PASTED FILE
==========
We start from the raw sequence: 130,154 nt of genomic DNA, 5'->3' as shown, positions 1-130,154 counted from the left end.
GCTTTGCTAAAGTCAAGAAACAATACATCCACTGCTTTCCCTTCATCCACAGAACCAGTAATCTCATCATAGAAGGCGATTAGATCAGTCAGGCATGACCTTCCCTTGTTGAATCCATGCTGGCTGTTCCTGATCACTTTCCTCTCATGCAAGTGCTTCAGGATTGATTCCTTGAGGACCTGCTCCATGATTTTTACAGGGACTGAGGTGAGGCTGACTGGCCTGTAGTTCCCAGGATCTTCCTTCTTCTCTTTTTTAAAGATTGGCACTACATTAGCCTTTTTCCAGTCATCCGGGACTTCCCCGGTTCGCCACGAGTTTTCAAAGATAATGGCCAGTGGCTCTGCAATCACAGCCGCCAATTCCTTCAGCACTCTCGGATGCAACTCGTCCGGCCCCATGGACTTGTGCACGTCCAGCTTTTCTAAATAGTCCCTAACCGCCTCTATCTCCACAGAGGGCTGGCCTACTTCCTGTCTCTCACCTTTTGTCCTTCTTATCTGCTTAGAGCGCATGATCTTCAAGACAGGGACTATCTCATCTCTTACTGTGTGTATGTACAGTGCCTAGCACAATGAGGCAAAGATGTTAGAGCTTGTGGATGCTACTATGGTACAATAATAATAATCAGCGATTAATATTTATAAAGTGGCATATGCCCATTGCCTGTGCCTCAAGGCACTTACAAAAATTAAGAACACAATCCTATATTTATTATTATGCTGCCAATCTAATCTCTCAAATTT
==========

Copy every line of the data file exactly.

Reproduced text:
We start from the raw sequence: 130,154 nt of genomic DNA, 5'->3' as shown, positions 1-130,154 counted from the left end.
GCTTTGCTAAAGTCAAGAAACAATACATCCACTGCTTTCCCTTCATCCACAGAACCAGTAATCTCATCATAGAAGGCGATTAGATCAGTCAGGCATGACCTTCCCTTGTTGAATCCATGCTGGCTGTTCCTGATCACTTTCCTCTCATGCAAGTGCTTCAGGATTGATTCCTTGAGGACCTGCTCCATGATTTTTACAGGGACTGAGGTGAGGCTGACTGGCCTGTAGTTCCCAGGATCTTCCTTCTTCTCTTTTTTAAAGATTGGCACTACATTAGCCTTTTTCCAGTCATCCGGGACTTCCCCGGTTCGCCACGAGTTTTCAAAGATAATGGCCAGTGGCTCTGCAATCACAGCCGCCAATTCCTTCAGCACTCTCGGATGCAACTCGTCCGGCCCCATGGACTTGTGCACGTCCAGCTTTTCTAAATAGTCCCTAACCGCCTCTATCTCCACAGAGGGCTGGCCTACTTCCTGTCTCTCACCTTTTGTCCTTCTTATCTGCTTAGAGCGCATGATCTTCAAGACAGGGACTATCTCATCTCTTACTGTGTGTATGTACAGTGCCTAGCACAATGAGGCAAAGATGTTAGAGCTTGTGGATGCTACTATGGTACAATAATAATAATCAGCGATTAATATTTATAAAGTGGCATATGCCCATTGCCTGTGCCTCAAGGCACTTACAAAAATTAAGAACACAATCCTATATTTATTATTATGCTGCCAATCTAATCTCTCAAATTT